How to know when it’s time to move on…

28 September 2015
How to know when it’s time to move on…

We all know that we spend more time at work than anywhere else, so you need to be sure that you spend your time at the right company, with the right people, where you enjoy going to work each day.

Choosing to leave a job can be a very hard decision to make, particularly if you have been working with your organisation for a long time. You will have met some great people, built some strong friendships… So how do you know it’s time to move on?

Here are some classic signs:

You dread going to work.

We all get a case of Mondayitis from time to time, however if thinking about your job fills you with dread, it’s probably time to leave. Don’t keep telling yourself you’re having a bad week if what you really have is a job that’s a bad fit.

7 in 10 small businesses close their doors in the first 10 years of operation. So if you feel something is not right, there’s a good chance you’re correct. Watch for clues, like suddenly an increase in closed-door meetings, an increased number of redundancies or staff departures, people calling and chasing money. If you suspect that the business is in trouble, it may be time to leave. If you wait until the company closes, you’ll be looking for a job and competing against your former co-workers.

You don’t seem to know what’s going on.

Does it seem like you’re always the last one to hear about what’s going on at work? If you’re left out of meetings, rarely get one on one time with your manager, or you don’t get input with ideas, it could mean that your bosses see you as just a worker not as a valuable contributor. That’s bad news for your career and may mean it’s time to leave.

You’ve lost your passion.

Even if you love the company, your boss, and your co-workers, it’s not worth the effort if you hate the work. Passion is a necessary ingredient for success. If you’re unenthusiastic or even indifferent about the work you do, it’s time to reassess your career.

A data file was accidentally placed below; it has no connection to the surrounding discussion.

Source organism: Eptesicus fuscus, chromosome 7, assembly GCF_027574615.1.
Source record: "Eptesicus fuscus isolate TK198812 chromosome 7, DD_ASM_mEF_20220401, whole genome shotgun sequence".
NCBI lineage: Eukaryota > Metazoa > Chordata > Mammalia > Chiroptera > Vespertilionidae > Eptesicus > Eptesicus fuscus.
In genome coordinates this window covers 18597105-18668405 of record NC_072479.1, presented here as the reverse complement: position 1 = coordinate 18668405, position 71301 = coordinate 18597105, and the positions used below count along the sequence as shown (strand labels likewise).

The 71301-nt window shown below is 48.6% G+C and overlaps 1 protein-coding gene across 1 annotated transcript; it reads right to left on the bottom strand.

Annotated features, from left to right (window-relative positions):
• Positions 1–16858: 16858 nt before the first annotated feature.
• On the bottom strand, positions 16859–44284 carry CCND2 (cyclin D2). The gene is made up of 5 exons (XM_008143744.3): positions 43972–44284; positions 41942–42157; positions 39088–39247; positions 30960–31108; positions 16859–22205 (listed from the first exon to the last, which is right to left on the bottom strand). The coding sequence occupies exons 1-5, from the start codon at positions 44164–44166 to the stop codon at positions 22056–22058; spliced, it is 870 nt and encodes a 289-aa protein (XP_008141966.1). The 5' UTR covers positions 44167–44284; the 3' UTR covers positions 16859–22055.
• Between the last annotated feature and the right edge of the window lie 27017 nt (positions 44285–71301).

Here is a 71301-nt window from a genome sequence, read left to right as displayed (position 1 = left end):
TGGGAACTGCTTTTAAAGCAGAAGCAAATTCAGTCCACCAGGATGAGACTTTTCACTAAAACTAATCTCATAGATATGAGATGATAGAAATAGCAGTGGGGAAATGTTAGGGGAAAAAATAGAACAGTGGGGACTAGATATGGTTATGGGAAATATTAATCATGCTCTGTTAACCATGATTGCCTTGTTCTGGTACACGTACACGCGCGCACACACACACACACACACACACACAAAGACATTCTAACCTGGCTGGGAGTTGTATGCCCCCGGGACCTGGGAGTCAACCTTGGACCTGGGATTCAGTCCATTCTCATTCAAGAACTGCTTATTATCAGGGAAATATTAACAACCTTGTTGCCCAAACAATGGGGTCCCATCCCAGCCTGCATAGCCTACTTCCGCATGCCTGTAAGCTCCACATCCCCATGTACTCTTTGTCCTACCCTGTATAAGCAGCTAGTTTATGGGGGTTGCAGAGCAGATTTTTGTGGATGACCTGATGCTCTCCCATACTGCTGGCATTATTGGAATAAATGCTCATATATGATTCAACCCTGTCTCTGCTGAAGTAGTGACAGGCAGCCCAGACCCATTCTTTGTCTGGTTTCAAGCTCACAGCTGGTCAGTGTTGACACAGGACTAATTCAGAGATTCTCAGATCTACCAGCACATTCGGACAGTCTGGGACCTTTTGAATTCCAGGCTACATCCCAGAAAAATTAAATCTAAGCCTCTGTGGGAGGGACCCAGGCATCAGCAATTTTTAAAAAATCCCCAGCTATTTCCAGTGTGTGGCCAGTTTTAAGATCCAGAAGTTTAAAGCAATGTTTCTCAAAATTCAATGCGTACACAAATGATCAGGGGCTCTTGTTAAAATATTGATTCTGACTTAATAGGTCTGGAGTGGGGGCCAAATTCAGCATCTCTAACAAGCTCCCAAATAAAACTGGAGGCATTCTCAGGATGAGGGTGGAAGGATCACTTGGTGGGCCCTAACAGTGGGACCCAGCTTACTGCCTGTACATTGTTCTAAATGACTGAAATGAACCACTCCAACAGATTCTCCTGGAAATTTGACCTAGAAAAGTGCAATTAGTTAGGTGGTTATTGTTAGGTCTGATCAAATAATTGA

You have a bad boss who isn’t going anywhere.

Bosses come and go, which is why conventional wisdom says that it’s best to just wait a bad boss out. But that’s not always the right move. If you have a bad boss who’s well-liked by upper management, it may be time to leave. In addition to making you miserable every day, a two-faced manager who’s loved by the higher ups can wreak havoc on your career by taking credit for your work, bad-mouthing you to others, and blaming you for things that go wrong.

There’s no room for advancement.

It’s easy to get stuck in a job and, if you love what you’re doing, getting stuck can be comfortable. However, it’s important to remember that every job should enhance your skills, and add to your value as an employee. If you’re not learning anything new, and are just puttering around doing the same old thing while people around you get promotions and plum assignments, it’s time to look elsewhere.

Your health is suffering.

No paycheck is worth sacrificing your health. Job stress can lead to depression, insomnia, headaches, frequent illness, and worse. Don’t let this happen to you.

Your personal life is suffering.

Whether you work too many hours or you’re stressed and miserable when you come home, it’s time to leave when your job starts affecting your personal life.

Bringing it all together

Staying in a bad job for too long can be very harmful to your career. If you’ve tried everything you can think of to make things better and haven’t seen any big changes, it may be time to move on.

If you do decide to leave, be smart about it. Don’t burn bridges by venting about all of the reasons you’re leaving. That accomplishes nothing, and could even haunt you later. Instead, simply explain that you’re leaving to pursue another opportunity, and then do so graciously.